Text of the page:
18. 18. Our Philosophy & BeliefsInquiryactively develop skills to locate, gather, analyse, critique and apply information in a wide range of contexts as understanding is developed.
    19. 19. Our Philosophy & Beliefs• INQUIRY LEARNING – Not always project work – Not here is a question go find the answer – Learners need to work to develop the skills – Not a recipe or step by step process
    20. 20. Our Philosophy & Beliefs• Progressive Inquiry• learning events start with setting up the context, through story, provocation and a fertile question.
    21. 21. Our Philosophy & BeliefsLearners are Intrigued by the Inspiration of Story- Story engages learners in the quest for knowledge and understanding.
    22. 22. Our Philosophy & Beliefs Qualities of LearnersInquires Communicators Risk-TakersWell-Balanced Knowledgeable CaringPrincipled Open-Minded ReflectiveThinkers
    23. 23. Our Philosophy & Beliefs Imagination: - engages learners
    24. 24. Our Philosophy & BeliefsThe Power of Imagination“Information with high emotional colouring within is remembered by humans more than is a random list.”Kieran Egan
    25. 25. Our Philosophy & BeliefsCommunity of Learners- We work together to learn and to help learners.
    26. 26. Our Philosophy & BeliefsMotivation- Biological Drives – hunger – thirst- Reward and Punishment Drive - “stick and carrot”- Intrinsic motivation – the joy of the task itself
    27. 27. Our Philosophy & BeliefsStimulating Learners with the Unfamiliar- classic fair tales – taking rabbits drinking tea in Peter Rabbit – Little Red Riding Hood – wolf takes place of the grandmother – Sesame Street – talking stuffed toys that live along side the people
    28. 28. Our Philosophy & BeliefsDialogue
    29. 29. Our Philosophy & BeliefsGreat Cultural ConversationsMichael Oakeshott(1962) “ We are the inheritors, neither of a inquiry aboutourselves and the world, nor of an accumulating body of information, but of aconversation, began in the primeval forests and extended and made morearticulate in the course of centuries. It is a conversation which goes on both inpublic and within each of ourselves….Education, properly speaking, is an initiationinto the skill and partnership of this conversation.Culture can provide us with “words” of the conversation, but our individualinterpretation and use of them is crucial. How do we individuals learn to determinewhat is of value? (Is it an individual choice or mandated by society?)Learners become aware of how to question and judge the appropriateness of thevalues, norms, beliefs and practises of society.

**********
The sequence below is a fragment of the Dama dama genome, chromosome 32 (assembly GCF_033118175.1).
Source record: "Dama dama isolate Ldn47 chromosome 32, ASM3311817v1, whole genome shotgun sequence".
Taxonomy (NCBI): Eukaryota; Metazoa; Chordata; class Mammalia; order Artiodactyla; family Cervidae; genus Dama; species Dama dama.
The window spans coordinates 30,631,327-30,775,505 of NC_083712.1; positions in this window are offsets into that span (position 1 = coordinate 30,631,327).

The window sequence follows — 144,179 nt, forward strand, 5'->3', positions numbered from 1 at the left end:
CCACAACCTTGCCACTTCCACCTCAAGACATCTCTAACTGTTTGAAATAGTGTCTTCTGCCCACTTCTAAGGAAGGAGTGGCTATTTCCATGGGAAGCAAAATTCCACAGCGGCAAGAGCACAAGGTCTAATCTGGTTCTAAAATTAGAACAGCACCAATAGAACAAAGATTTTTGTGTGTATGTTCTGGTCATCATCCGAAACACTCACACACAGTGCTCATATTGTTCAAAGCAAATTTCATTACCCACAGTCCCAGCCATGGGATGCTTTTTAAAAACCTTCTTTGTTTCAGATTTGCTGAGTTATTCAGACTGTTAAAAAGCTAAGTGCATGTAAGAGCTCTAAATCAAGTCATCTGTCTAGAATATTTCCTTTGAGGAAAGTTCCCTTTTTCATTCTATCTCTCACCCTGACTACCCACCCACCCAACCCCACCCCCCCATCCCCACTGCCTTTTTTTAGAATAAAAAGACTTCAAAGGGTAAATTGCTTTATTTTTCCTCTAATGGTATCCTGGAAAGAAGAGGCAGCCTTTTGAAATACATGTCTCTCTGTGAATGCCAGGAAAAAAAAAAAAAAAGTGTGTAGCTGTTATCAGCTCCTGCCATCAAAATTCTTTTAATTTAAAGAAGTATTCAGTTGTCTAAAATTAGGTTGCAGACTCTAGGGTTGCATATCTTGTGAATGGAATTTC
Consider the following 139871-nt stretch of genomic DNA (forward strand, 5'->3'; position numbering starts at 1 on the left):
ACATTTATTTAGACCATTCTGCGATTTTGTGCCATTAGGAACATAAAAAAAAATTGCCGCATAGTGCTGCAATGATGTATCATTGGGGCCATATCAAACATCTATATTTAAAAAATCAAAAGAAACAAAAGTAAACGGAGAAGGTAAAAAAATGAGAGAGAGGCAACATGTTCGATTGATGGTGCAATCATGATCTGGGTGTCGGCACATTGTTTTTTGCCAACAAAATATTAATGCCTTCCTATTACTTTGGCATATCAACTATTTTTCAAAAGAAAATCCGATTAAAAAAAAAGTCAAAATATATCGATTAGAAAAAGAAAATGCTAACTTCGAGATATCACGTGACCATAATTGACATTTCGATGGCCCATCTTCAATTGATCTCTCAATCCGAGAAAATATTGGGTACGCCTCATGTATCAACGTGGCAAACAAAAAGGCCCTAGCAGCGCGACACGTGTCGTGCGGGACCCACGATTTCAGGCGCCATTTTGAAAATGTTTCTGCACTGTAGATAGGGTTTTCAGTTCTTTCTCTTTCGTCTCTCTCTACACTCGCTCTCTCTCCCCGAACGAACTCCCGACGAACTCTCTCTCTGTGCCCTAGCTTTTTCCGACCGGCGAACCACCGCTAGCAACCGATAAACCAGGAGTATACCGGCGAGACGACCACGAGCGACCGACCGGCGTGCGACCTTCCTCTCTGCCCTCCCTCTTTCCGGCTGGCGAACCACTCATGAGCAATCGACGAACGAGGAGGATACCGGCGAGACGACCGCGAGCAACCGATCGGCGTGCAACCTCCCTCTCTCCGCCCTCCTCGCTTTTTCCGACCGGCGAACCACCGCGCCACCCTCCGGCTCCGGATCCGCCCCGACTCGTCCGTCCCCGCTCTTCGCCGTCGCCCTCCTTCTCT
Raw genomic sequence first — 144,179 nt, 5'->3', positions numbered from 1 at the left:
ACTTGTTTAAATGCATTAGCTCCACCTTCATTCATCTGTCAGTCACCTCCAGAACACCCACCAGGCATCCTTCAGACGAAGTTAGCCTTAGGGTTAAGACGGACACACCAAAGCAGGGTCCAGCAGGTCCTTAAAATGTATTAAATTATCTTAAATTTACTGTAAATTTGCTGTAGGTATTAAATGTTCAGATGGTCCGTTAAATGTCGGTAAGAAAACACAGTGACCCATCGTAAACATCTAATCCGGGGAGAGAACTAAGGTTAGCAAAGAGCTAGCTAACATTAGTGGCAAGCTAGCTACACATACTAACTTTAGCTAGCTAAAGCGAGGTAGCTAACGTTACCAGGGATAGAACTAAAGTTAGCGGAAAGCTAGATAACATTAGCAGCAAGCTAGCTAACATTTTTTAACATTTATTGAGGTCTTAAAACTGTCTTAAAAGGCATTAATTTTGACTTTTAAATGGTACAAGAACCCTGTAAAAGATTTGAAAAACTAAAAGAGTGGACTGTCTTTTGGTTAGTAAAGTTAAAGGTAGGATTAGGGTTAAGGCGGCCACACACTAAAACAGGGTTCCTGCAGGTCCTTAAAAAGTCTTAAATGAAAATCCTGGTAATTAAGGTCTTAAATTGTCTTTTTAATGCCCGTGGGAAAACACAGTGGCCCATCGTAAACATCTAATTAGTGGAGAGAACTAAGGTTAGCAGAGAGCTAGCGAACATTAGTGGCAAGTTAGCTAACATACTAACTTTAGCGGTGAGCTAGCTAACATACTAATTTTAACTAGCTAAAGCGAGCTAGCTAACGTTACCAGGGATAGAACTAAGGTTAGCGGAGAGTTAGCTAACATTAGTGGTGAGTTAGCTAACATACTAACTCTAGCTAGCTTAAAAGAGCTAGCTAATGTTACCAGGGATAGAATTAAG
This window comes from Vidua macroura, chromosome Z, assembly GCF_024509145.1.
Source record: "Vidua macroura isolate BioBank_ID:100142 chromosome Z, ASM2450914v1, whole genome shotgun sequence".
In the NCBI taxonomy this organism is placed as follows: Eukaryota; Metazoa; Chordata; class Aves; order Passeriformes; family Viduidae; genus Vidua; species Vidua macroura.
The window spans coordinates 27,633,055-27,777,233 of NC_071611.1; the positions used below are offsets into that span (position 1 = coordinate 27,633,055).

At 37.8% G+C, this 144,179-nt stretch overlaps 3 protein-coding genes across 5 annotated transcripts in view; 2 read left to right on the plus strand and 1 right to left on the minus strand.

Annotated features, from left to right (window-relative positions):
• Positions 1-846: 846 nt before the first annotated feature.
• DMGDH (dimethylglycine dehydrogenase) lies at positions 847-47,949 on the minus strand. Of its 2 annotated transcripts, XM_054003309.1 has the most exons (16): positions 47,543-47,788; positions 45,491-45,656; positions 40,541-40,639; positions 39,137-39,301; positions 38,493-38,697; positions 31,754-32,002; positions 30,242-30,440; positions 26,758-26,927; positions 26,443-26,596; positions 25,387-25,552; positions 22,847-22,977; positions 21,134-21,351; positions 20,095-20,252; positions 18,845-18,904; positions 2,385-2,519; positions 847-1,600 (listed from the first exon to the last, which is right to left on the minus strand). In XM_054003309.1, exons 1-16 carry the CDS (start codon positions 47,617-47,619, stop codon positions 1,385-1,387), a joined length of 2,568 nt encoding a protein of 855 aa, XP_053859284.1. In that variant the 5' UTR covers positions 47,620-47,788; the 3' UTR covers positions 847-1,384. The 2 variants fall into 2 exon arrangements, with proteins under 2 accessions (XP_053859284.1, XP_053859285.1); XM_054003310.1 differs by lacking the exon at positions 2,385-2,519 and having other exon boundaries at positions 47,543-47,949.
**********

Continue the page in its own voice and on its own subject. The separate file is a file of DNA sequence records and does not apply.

30. 30. Our Philosophy & BeliefsInterdisciplinary StudyFertile questions require examination through different disciplines. P.E. Complementary Science Health L.A. Math S.S. Fertile Questions
    31. 31. Our Philosophy & Beliefs We evaluate the activities we use to engage learners: Rich Recursive Learning Activities Relevant RigorousTransnational Curriculum Inquiry 1 (1) 2004
    32. 32. Our Philosophy & BeliefsAssessmentAssignments, tests, and other paper and pencil based activities are only one part of a balanced, broad based program of student assessment.
    33. 33. Our Philosophy & Beliefs Role of the TEACHER LearnerFertile Questions-Provocation-Story-Inquiry Converge and Diverge Sage on the stage Guide on the side Intellectuality Ambitious Instruction
    34. 34. Our Philosophy & Beliefs Fertile Questions1) Significant2) Relevant3) Engaging4) Challenging5) Generative
    35. 35. Our Philosophy & Beliefs StoryHumanizing KnowledgeStory engages cognitive and affective, word and image, storyteller and listener, context-setting and meaning-making
    36. 36. Our Philosophy & Beliefs ProvocationChallenge the learner’s beliefsChallenge the learner’s understandingCreate cognitive dissonance
    37. 37. Our Philosophy & Beliefs KnowledgeLearners explore knowledge which is of genuine importance in understanding the human condition
    38. 38. What do we want to learn? Learners ConstructingHow will we Meaningknow what How best we have will we learned? learn?
    39. 39. Why Story?
    40. 40. What do we want to LEARN?
    41. 41. “If any of theelack wisdom, let Wisdom thou ask of Wisdom is the ultimate level of Google” understanding. We achieve this level when we see enough patterns and meta-patterns in our knowledge base that we are able to synthesize and then use them in novel ways. (Wurman, 2001)